The American Dream Deferred in Fences

Rose, I done tried all my life to live decent … to live a clean … hard … useful life. I tried to be a good husband to you. In every way I knew how. Maybe I come into the world backwards, I don’t know. But … you born with two strikes on you before you come to the plate. You got to guard it closely … always looking for a curve-ball on the inside corner.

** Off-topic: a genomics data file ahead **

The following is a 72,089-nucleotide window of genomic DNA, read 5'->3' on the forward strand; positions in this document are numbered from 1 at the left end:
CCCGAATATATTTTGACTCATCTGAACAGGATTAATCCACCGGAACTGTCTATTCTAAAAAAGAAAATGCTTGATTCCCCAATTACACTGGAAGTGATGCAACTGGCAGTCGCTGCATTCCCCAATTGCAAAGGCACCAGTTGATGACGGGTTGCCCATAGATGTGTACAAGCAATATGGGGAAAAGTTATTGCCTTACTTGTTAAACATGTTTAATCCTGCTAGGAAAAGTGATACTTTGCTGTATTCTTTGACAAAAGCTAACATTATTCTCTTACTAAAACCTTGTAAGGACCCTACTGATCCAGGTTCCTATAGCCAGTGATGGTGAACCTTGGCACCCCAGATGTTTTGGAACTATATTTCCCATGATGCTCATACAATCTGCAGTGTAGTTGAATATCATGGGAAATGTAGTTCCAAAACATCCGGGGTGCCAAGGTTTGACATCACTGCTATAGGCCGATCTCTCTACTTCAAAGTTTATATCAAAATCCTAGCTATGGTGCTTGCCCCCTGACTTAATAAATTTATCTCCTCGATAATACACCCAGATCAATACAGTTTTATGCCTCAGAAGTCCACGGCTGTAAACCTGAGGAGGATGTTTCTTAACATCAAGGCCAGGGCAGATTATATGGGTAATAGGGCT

It seems like a central premise of my favorite major American plays is the failed American Dream. In Arthur Miller’s Death of a Salesman, for example, Willy Loman grapples with the reality that his son Biff Loman is average. In Lorraine Hansberry’s A Raisin in the Sun, Walter constantly talks of investing his father’s insurance money but (spoiler alert!) a friend’s betrayal kills his hopes for a better life and future. In Tennessee Williams’ A Glass Menagerie, Tom Wingfield, an aspiring poet, hates his day job at a shoe warehouse. In August Wilson’s Fences, Troy Maxson is an African-American sanitation worker whose washed-up dreams of becoming a baseball pro embitter him and all those who love him.

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